The Amazing Race Australia
The Amazing Race Australia ticks all the boxes. Even Phil Keoghan would be hooked on this version.
Some Spoilers: There are times when you look at Aussie adaptations of international shows and you feel like apologising.
Iron Chef Australia, Survivor Australia, the first series of The X Factor -you know who you are.
The Amazing Race Australia puts them all to shame. Phil Keoghan would be hooked on this version.
From understanding the format, to casting host and contestants, to not skimping on the production costs, this ticks all the boxes.
We open hovering over the city of Melbourne, which host Grant Bowler tells us is considered the sporting capital of Australia. Then we see Bowler: on the roof of the MCG. Heading towards him is a posse of 11 choppers with the teams that are about to compete. Big statement.
On the MCG’s hallowed turf Bowler, who has previously impressed as a host on The Mole when not acting on True Blood, Lost, Ugly Betty and voicing Border Security, explains the basics of the contest to the teams. You get the feeling it’s more for those at home who haven’t watched the US series rather than the contestants.
This lot are already dressed in attire that fastracks us to their personalities: farmers, Big W ladies, Muslims, models, surfers. They know this show like the back of their hand. Video profiles are full of amusing statements (“Running doesn’t really come into our lives!”) and work hard to set up relationships. Even the Aussie upward inflection is ripped straight out of Fountain Lakes and planted into the Race.
The Aussie race includes an Express Pass, which will assist a team to skip upcoming challenges. The grand prize, isn’t the $1M that gives Phil Keoghan his menacing power, but $250,000. It feels a little disappointing but in truth it is more than what is offered on MasterChef Australia. Seven must be kicking itself a bloke on Minute to Win It walked off with $500,000 just for bouncing two ping pong balls into two glasses. Hardly seems equitable.
The first Roadblock takes place at the MCG (“I’m so knackered!” yells one bloke) before teams speed off in cars bound for Melbourne airport. Some teams struggle with the local traffic, the farmers seem pretty overwhelmed by the frenzy of the city. Another team looks at a tram stop and asks “is that a road?” Yet another team will struggle with the airport car park and we’re not even out of the country. This will be fun.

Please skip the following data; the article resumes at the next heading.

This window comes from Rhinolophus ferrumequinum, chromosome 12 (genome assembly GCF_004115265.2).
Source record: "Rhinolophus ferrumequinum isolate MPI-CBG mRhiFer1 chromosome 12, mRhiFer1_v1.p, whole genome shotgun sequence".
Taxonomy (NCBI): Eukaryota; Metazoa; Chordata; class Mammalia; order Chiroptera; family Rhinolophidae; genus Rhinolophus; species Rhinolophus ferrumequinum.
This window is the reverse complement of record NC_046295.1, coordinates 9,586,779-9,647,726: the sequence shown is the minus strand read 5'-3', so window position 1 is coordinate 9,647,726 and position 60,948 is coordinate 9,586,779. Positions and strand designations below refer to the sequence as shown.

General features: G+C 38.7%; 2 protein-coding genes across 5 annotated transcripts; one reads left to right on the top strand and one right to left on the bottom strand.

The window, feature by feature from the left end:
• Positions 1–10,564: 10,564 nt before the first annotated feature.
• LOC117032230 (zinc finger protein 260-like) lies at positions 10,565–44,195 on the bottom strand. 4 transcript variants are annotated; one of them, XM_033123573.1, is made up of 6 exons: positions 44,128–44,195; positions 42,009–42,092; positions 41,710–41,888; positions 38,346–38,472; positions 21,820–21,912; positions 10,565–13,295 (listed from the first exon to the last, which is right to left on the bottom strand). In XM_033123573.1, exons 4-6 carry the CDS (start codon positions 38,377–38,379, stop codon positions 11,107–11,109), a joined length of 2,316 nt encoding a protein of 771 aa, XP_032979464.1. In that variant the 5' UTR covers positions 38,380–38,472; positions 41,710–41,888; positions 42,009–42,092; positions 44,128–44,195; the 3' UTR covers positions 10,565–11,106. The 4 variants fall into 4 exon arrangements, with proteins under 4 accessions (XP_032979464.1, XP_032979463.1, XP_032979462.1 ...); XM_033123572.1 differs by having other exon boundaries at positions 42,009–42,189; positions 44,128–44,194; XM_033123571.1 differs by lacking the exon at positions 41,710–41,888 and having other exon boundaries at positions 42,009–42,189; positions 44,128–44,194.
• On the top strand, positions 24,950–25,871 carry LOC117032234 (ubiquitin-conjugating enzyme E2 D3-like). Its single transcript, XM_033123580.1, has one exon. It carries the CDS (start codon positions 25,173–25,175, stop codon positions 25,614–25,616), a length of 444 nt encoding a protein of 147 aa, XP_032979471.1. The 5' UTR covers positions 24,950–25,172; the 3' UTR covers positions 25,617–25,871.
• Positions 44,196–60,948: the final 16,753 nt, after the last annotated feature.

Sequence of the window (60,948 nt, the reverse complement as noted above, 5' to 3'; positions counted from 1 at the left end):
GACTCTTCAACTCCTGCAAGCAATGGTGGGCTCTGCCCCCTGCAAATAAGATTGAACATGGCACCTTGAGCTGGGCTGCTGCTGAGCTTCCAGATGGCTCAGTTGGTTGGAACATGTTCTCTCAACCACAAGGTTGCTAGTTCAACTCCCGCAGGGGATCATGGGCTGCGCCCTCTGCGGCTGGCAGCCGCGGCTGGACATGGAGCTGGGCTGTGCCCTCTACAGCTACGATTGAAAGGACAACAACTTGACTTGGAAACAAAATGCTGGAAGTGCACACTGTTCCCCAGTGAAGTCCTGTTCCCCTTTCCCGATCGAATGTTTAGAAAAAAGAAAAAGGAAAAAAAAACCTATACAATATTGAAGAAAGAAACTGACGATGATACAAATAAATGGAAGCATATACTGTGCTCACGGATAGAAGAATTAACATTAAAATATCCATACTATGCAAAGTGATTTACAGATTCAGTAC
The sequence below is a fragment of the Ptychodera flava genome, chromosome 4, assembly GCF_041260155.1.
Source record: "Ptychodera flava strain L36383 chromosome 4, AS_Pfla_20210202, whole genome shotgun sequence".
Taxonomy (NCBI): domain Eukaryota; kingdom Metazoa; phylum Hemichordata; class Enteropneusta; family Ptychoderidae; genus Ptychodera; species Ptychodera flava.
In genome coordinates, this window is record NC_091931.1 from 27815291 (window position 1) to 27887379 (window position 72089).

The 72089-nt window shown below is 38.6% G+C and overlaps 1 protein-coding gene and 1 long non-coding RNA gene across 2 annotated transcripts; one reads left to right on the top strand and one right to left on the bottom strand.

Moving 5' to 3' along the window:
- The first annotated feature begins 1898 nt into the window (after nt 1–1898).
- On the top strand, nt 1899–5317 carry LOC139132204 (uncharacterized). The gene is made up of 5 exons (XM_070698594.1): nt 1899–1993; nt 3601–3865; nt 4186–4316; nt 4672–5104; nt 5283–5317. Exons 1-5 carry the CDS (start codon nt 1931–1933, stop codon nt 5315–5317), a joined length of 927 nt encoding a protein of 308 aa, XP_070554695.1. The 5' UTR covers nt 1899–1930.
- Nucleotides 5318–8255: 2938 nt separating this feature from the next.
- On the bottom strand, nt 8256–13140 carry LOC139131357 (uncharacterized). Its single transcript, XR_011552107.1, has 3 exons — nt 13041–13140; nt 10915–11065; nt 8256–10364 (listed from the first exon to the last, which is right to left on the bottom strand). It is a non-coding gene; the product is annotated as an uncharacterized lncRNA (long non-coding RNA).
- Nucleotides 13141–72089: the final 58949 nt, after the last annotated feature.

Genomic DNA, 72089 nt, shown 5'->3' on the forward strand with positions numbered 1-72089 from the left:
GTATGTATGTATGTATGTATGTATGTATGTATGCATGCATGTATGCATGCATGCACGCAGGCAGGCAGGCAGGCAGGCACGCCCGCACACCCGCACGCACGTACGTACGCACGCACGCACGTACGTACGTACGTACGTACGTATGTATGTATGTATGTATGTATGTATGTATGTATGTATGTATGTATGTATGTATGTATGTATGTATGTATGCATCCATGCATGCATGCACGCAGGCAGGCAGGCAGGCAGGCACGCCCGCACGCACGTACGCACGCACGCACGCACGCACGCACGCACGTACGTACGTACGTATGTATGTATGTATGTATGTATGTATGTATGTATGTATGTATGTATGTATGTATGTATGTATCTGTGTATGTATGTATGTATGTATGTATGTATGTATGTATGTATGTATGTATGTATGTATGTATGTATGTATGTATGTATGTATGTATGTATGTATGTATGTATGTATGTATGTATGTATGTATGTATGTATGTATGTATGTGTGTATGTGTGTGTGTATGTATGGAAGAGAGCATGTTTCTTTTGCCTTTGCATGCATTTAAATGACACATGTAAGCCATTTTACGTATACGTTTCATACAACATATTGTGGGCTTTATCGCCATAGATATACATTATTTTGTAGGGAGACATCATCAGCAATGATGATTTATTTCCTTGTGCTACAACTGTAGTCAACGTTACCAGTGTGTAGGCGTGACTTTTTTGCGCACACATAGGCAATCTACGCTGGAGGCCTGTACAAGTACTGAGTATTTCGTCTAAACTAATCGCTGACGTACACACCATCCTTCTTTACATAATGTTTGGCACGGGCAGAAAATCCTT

The first destination is Bali. Teams hit the ground running, grabbing taxis to their first port of call. Just like US teams, the Aussies are already showing a lack of international manners and speaking in condescending tones. In a desperate plea to endear themselves to their driver, one team even tells him, “Big Australian kiss. You take Australian princesses.” Seriously.
Searching for a clue in a Balinese fishing village sees Aussies “runnin’ around like headless chooks.” Another moment sees them participate in a local custom that looks aggressive but has cultural meaning. One bloke takes it pretty personally. “You’re pussies!” he barks.
As with each TAR Detour, there are two choices of challenges that are locally influenced. One is physical, the other draws upon an ability to improvise. The Aussies aren’t very good at them either, with the locals giggling at their hapless mastering of some pretty everyday tasks. Another challenge will test their mental skills.
Throughout the extended premiere episode the production values on the show are excellent. There are aerial shots, underwater shots, shots inside vehicles, shots in front and behind teams racing, and shots from behind airline counters. The soundtrack, undoubtedly sourced from the US edition, helps highlight the tension. There are even those annoying re-caps after commercial breaks.
Teams crumble under the conditions, already at odds with the climate, language, their physical limits and inability to communicate. Simple mistakes cost some dearly. Relationships that are already at breaking point seem doomed. This is where The Amazing Race works so well, when its casting, competition and travel elements collude so perfectly under a ticking clock. Some teams look ripe fomisbecoming perfect Reality villains.
ActiveTV, who have already produced The Amazing Race Asia, clearly know this show well.
Bowler is more relaxed than Keoghan, but we are a long way from the revolving door of Seven hosts who would have brought baggage on this journey.
Buy a ticket and strap yourself in. You’re gonna love The Amazing Race Australia.
The Amazing Race Australia starts soon on Seven.